Welcome to the blog of author Marlo Schalesky!

Friday, September 28, 2012

Can You Throw a Sponge at God?

Hi Friends,

How much can God take from us? How honest can we be? How near should we come with all our stuff and junk?  As I was pondering these questions this week, this story (this happened to my friend, Sarah), came to mind.  

Can you throw a sponge at God?  Read on to find out:

I watched as the little girl stood with a sponge dripping from her hand.  Her brow furrowed.  She chewed her lip.  Around her, the sounds and smells of the church carnival swirled and beckoned.  Children laughing, the whir of the cotton candy machine, the buttery scent of popcorn, and the music chirping from the cake walk around the corner.  

And still the girl stood there.  In front of her, a boy’s face peered out from a circle cut in a painted plywood board.  “Come on,” he called to her, “throw it at me.”  He stuck out his chin.

She looked at the sponge, then looked at the boy’s face.  She squeezed the sponge, squeezed her jaw, squeezed closed her eyes.  Then, she threw the sponge at him.  

And missed.

She opened her eyes.  

“Try again,” the boy called.

She picked up another sponge and threw it.  It missed.  A third, and missed again.   Her shoulders slumped.  Her lip quivered.  She turned away.

The boy stuck his face further through the hole.  “Don’t quit now.  Come closer.  Come on.  Get closer to me.”

The girl turned back around and took one more sponge.  Her hand trembled.  She took a step forward.


Another step.

“Get a lot closer.  Come right up to me.  Come on, you can do it.”

Another step.  A small one.  And still, the girl didn’t look too sure.  She glanced down at the sponge again, and then at the boy.  And I could tell that the boy’s words were warring with her instincts.  How could it be right to throw a wet sponge in someone else’s face?  Didn’t her mom tell her never to throw things?  And wasn’t the throwing line way back there anyway?  And wouldn’t that boy, who was a lot bigger than her, be mad if she got close and threw that ol’ sponge right in his face?  

“Closer!  Get right up here by me.”

She edged up, an itty bit more.  


And then, she took three fast steps until she stood right in front of the boy.  She took a deep, frantic breath, and threw the sponge.  It smacked into the boy’s face with a loud thwack.  Water flew everywhere. Her eyes grew round.

And then, the boy laughed.  She laughed.  And I laughed too.

As I stood there, watching their happy faces, hearing their laughter, witnessing the water dripping harmlessly from the boy’s face, I discovered something about God.  God is a lot like that boy in the sponge throwing game.  And I’m a lot like that girl.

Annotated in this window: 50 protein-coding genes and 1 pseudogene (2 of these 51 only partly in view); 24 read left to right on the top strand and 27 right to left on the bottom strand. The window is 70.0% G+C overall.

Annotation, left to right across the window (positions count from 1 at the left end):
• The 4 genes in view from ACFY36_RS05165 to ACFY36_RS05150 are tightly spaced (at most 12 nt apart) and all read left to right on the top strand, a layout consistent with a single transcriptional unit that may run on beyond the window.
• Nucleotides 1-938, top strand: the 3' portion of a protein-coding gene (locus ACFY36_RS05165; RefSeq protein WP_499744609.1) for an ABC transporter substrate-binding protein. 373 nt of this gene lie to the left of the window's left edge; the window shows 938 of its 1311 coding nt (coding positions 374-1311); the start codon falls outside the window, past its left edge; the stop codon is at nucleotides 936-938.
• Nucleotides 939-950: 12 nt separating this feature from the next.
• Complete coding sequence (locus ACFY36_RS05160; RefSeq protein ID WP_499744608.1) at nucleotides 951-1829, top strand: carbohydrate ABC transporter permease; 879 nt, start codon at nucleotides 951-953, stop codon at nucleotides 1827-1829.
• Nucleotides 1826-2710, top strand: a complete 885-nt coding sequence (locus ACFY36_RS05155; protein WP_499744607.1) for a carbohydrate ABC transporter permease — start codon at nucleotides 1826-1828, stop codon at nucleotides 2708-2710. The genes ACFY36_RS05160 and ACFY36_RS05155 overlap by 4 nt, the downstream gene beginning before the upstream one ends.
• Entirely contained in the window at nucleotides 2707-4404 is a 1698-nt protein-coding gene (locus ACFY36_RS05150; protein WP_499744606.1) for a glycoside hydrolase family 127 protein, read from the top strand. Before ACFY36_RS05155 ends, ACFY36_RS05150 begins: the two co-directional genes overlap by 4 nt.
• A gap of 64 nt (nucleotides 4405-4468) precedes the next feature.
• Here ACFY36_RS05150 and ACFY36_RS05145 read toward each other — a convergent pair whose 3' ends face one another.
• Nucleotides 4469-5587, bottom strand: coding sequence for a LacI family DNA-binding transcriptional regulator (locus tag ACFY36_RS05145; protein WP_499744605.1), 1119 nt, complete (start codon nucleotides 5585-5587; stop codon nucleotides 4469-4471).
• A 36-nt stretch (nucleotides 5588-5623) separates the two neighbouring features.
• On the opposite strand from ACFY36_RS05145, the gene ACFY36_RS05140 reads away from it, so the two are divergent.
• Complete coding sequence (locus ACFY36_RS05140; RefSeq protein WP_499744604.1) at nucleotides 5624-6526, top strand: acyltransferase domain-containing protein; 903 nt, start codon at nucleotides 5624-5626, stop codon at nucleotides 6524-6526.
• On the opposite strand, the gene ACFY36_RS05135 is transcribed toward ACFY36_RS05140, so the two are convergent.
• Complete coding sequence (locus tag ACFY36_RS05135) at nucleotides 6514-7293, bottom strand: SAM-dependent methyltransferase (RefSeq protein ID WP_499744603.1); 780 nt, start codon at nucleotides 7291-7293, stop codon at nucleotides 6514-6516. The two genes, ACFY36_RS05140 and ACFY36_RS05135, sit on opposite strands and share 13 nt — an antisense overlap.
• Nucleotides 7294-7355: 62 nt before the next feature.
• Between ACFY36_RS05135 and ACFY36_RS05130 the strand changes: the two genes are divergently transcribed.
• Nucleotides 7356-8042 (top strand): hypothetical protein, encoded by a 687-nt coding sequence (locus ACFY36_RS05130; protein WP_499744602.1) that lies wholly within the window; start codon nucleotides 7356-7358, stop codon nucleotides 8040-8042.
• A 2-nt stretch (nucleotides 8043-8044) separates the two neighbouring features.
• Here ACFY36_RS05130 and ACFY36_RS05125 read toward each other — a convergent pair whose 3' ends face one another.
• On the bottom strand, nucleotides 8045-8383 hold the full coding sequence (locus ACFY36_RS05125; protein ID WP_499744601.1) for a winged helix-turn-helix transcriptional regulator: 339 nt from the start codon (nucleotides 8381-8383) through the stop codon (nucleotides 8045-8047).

God calls to me, “Come closer to me.  Come near.”

And I stand there with my wet sponge, with all my stuff and junk, worries and flaws.  I stand far back and wonder if he’ll be mad if I throw all this stuff at him.  And he’s a lot bigger than me.  He’s God, after all.

Yet, all the while, God is beckoning me, urging me, telling me that he can handle any wet sponges that I throw in his face.  He calls me, with my sponge in hand, to come as near as I can.  To go ahead and throw my stuff at him.  He’s not fazed by it.

“Come near to God and he will come near to you,” says James 4:8 (NIV).  And again in Matthew 11:28 (NIV), Jesus says,  “Come to me all you who are weary and burdened …,” all you who are carrying around worries, faults, sins, concerns, mistakes, fears, troubles, like heavy wet sponges.  Come close.  God’s not mad, or disgusted, or scared.  

Instead, he’s calling us to come as close as we can.  To bring our wet sponges because He can handle whatever we throw at him.  And in the end, when we are near him, we just might end up with our sponges gone and laughter lighting our face.

Thursday, September 20, 2012

Telling the Truth is More Than You Think!

Hi Friends,

Next Monday I'll be talking at MOPS about friendship - being a good friend, having meaningful friendships.

It's funny, because as an introvert, being good at friendship isn't something that comes naturally.  It's something that God has had to be teaching me, showing me, tapping me on the shoulder and saying, "Hey, you can't just hole up in your office and ignore the world.  I've put too many incredible, wonderful people in your life for you to ignore!"  So, this week, I'm thinking about friendship.  And I'm thinking about what really makes a good friend.

Kindness, yes.  Loyalty, yes.  Someone that helps you to become more like Christ, believe more, trust more, grow deeper in him.  Someone you enjoy being with.  Someone who helps you laugh. Someone who is there for you when you need her.

Someone who is honest.

Ouch.  Am I that kind of friend?

Now don't get me wrong, I am 100% committed to truth.  Jesus says, "The truth will set you free," and I believe him.  I live by that ... mostly.

But this week, as I'm thinking and preparing and pondering and evaluating my own weaknesses, I see that friendship means vulnerability.  And vulnerability means means letting friends know how I'm really doing.  It means communicating the truth about me.